From 2 weeks the rabbits will begin to eat hay and feed. We must continue giving them milk with colostrum (in the next section we explain what milk to give them) until 8 weeks.

When they are 3 weeks old, we must supply the rabbits with bacteria typical of the intestinal flora of rabbits. For this, we will mix fresh cecotropes from an adult rabbit, healthy and free of parasites with milk and we will give it to drink. This must be repeated for 3 days. If we cannot get cecotropes we can do it with normal poles but in this case, the sowing is less efficient and will have to be prolonged longer.

When the time comes to weaning (6-8 weeks), if the rabbits ask for milk, they can be given more and more diluted in water until they lose interest.

Milk and drinks

They should not be given cow’s milk.

The most suitable milk is infant formula for lactating kittens, but not just any. Some of those sold are of low quality. It is best to choose one that has a colostrum like Lactadiet. Or if not, a quality brand like Royal CaninKMR or similar. Colostrum can be purchased separately lyophilized in some pharmacies.

The mixture will be made with half the water that is indicated for kittens, that is, twice as concentrated. Rabbit’s milk is much richer in fat in other nutrients than cat’s milk, so it must be made more concentrated. If 60 ml of water is indicated for kittens for each envelope of powder, we will do it with 30 ml of water for each envelope.

Another way to enrich milk would be to add kitten milk, made with its normal amount of water, goat’s milk and cream (50% kitten’s milk, 50% goat’s milk and a pinch of cream). This way of enriching is more complicated, the above is better recommended.

At first the rabbits will not want the substitute milk, but little by little they will get used to it and drink it with more desire.

The kid must take between 60-90% of his weight in milk a day. If it weighs 50 gr, you should take between 30 and 45 ml a day, divided into as many doses as necessary, with a minimum of 3. You can go 8 hours without eating at night if you have taken enough during the day.

The milk must be at a temperature of 40 ºC at the time of taking it. It can be measured with a disinfected thermometer. The milk will be kept warm by immersing the container in hot water. It can be kept in the fridge for one day between feedings.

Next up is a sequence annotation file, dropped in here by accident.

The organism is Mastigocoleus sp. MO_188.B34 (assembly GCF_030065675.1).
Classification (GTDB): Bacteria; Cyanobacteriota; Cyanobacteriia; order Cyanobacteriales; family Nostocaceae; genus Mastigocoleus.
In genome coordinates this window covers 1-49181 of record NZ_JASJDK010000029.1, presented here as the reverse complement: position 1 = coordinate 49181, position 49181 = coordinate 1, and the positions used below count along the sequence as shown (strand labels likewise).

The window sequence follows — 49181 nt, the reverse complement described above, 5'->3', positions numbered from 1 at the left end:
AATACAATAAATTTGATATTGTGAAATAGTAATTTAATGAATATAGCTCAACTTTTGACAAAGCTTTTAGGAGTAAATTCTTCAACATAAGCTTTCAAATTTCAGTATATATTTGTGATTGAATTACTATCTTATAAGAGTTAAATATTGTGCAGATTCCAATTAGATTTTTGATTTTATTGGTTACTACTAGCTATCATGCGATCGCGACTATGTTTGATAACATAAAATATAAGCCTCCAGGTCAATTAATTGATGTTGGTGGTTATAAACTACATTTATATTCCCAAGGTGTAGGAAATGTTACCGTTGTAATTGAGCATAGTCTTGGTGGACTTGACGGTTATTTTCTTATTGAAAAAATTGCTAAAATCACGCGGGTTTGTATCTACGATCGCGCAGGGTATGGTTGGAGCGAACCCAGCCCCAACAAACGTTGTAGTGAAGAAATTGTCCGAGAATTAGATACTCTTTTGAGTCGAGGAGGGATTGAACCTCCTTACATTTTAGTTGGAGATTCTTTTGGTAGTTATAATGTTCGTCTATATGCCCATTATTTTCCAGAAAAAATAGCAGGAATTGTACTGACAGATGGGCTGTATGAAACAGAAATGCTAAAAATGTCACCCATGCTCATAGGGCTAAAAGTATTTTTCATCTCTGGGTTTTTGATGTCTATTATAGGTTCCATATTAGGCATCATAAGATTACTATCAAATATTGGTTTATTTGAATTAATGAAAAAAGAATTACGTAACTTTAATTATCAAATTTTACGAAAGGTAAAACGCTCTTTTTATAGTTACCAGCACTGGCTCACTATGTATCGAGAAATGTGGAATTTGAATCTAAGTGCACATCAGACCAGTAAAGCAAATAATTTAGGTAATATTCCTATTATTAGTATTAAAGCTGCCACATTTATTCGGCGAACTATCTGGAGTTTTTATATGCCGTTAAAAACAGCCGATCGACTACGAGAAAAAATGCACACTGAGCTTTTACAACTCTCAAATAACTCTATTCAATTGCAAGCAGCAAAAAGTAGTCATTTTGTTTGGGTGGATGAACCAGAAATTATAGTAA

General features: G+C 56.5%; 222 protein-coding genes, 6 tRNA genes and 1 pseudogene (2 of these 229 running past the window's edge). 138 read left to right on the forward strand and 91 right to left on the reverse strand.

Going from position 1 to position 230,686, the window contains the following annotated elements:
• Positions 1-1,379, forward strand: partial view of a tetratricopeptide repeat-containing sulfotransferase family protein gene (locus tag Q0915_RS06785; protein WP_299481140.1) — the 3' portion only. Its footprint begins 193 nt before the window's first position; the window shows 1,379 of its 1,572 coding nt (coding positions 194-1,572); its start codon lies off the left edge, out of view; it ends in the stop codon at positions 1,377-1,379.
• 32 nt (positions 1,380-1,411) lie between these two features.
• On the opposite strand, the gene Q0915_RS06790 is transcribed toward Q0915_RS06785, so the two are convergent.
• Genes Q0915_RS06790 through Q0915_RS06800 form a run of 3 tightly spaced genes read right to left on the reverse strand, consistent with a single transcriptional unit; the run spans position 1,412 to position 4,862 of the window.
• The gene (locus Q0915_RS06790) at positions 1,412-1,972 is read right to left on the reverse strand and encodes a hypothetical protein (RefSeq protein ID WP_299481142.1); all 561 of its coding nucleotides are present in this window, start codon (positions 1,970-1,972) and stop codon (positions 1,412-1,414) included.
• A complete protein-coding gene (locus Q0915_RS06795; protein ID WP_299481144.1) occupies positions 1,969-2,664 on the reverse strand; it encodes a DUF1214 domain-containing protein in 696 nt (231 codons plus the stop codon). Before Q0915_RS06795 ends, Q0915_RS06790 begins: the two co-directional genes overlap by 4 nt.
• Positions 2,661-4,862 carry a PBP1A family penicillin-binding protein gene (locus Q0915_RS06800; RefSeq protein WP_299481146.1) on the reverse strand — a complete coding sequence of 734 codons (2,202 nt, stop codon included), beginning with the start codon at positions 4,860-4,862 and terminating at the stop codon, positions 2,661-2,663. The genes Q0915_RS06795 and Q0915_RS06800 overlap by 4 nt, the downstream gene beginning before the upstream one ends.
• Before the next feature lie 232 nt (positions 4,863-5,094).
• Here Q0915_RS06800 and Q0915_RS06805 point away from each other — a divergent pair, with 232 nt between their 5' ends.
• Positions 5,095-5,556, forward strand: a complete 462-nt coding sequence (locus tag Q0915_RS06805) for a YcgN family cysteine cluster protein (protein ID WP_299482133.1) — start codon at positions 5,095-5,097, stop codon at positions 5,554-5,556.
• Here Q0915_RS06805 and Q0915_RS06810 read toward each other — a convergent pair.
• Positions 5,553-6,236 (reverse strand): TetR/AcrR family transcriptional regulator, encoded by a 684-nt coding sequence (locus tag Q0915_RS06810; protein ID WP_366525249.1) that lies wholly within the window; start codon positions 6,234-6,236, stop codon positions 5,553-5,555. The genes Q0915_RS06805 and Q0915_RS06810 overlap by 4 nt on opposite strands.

Shooting instructions

Bottles, teats, and syringes must be disinfected before each feeding.

To avoid accidents if the rabbits stir or jump, it is advisable to get down to ground level. We will use a towel to support the raccoon.

We will hold the horizontal rack with one hand and the bottle or syringe with the other.

If they resist drinking they should not be forced as we could introduce liquid into their lungs. We will wet the lips of the kid with the milk so that they can suck them. You should never squeeze the bottle or push the plunger of the syringe hard, the child should suck. The plunger of the syringe must be pre-lubricated with a pediatric suspension of simethicone ( WHOLE – SILICONE )

If everything goes well and the kid hooks to the teat properly, he will be able to drink the entire feed in a few seconds.

Be careful not to give too much liquid in one shot. Gas, pain, and discomfort can occur.

Heimlich maneuver

If the kid sniffs liquid, it can completely block the airways. In this case, the only thing we can do is try a version of the “Heimlich maneuver” that consists of holding the kid between the palms of the hands with the back and neck securely, raising the hands up with the kid’s nose towards up and down with a firm motion (not too fast) towards our feet. The idea is that the internal organs press down on the diaphragm with their weight and that this pushes the air out of the lungs. If all goes well, this air will expel the liquid that blocks breathing. It will be repeated 2 or 3 times if necessary. When the kid starts moving we will stop.

Once the airways are cleared, the vet should be consulted about the need to start some prophylactic treatment with antibiotics to avoid aspiration pneumonia.